In March’s catch up Jonny assured me I had done the right thing, it’s not worth pushing it, better to slow down for another month or two of recovery than face a lot longer out. So we kept with increasing the load but spread out the increases.
My body weight had also increased since the summer, during this time of leg problems, by 1 and a half stone (neatly 10kg). One of the reasons I got back into regular running was to help my type 2 diabetes. Now I was weighing in at 14.5 stone (92kg). I was worried what this increase in weight was doing to my insides. In late March I had a blood test and the results showed my levels had crept back up to where they were a couple of years ago. Time alone doing exercise, be it jumps, the bike, whatever, and now knowing what was going on inside me. This wasn’t a happy place to be. I needed to grind through this. But more grind meant more time alone. And the grind got me down.
So into April, the fourth session with Jonny. For some reason it was closer to the middle of the month. I went through what I had done, how my body responded. Jonny told me with the work I have been doing past week I am beyond the point he would ask someone to try going for a short run. “So you should try and go for a run.” But he was clear, go for a walk — which I’d been doing — and roll in some faster segments (not fast just faster), so maybe walk for 5 minutes and run for 5 minutes, do that a couple of times, see how it feels. Any sharp pain, stop running. Test and try, but be prepared to roll back or stop if needed. If after a couple of successful sessions it feels OK increase the load a little: same distance, a little faster; a bit more distance, same speed. And best of all: No more jumps. Yes!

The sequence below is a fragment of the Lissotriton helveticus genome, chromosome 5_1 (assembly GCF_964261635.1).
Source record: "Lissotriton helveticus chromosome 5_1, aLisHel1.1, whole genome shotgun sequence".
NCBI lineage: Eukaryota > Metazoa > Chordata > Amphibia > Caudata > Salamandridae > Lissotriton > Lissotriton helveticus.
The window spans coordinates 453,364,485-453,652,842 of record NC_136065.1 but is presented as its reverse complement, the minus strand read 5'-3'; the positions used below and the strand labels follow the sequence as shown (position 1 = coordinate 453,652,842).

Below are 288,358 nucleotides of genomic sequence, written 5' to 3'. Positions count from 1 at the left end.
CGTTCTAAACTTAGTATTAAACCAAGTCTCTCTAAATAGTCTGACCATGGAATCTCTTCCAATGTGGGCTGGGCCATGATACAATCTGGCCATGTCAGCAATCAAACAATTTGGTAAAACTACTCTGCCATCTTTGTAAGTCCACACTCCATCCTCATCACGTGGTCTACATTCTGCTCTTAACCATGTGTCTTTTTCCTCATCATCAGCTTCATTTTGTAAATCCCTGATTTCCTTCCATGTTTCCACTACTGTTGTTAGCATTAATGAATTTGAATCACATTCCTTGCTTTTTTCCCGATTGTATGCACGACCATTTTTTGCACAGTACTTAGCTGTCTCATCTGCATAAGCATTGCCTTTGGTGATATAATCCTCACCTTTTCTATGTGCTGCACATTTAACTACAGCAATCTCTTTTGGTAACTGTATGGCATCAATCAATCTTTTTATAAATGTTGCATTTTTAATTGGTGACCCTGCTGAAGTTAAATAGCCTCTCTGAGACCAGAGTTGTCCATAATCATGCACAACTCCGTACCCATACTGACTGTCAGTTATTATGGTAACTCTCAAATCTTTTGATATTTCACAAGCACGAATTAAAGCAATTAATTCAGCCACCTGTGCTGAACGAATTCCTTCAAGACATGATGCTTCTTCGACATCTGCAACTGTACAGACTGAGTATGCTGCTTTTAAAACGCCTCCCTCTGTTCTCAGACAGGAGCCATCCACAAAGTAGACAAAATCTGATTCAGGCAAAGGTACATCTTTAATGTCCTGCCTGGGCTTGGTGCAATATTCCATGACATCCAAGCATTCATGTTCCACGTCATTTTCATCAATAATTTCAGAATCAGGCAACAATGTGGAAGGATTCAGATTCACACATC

This run: 9:08/km
So on 15 April, after a couple of walks with “jogging bits” I gave it a go. I went out, aiming to walk for half a kilometre and then “run” for half a kilometre. The early running* halves I tried to keep at a slow “recovery” pace. I didn’t find this difficult. I hadn’t done this for a while. Slow was easy. But I found that I wasn’t feeling tired, the bike work maybe helping with this. After 3km though I found myself running faster than I thought I was. No harm for just half a kilometre I thought. Another walking half and the next running* half I concentrated hard to slow it down and carried that on until the end of 8 or so kilometres.
My leg felt strange, I could sense there was something different about my right leg but I couldn’t quite place it. I was reminded that fracture was now “filled in”, a massive scar on my bone, a chunk of my bone that was new, that needed to respond to the work I was putting it through. I needed to respect it, to “educate” it, so it goes along with me — otherwise I won’t be doing much running for the rest of my life.
No pain. Glad to be out. Half hope, half fear what happens next.
I left it a few days before I went out again. There was a slight ache in my shin the next day but it subsided.
6 more runs, 7 runs for the month
So, I’ve now had two weeks of being in the groove of going for a run every two or three days, building it back up. I’ve not done any start-to-end distance where I have just run — but I am OK with starting, doing some running, doing some walking, and finishing. There’s some longer stretches of running in those (I managed about 3km earlier this week). At some point I’ll do 5km all running. But there’s no rush. I’m not in a race. Just keep building it back up.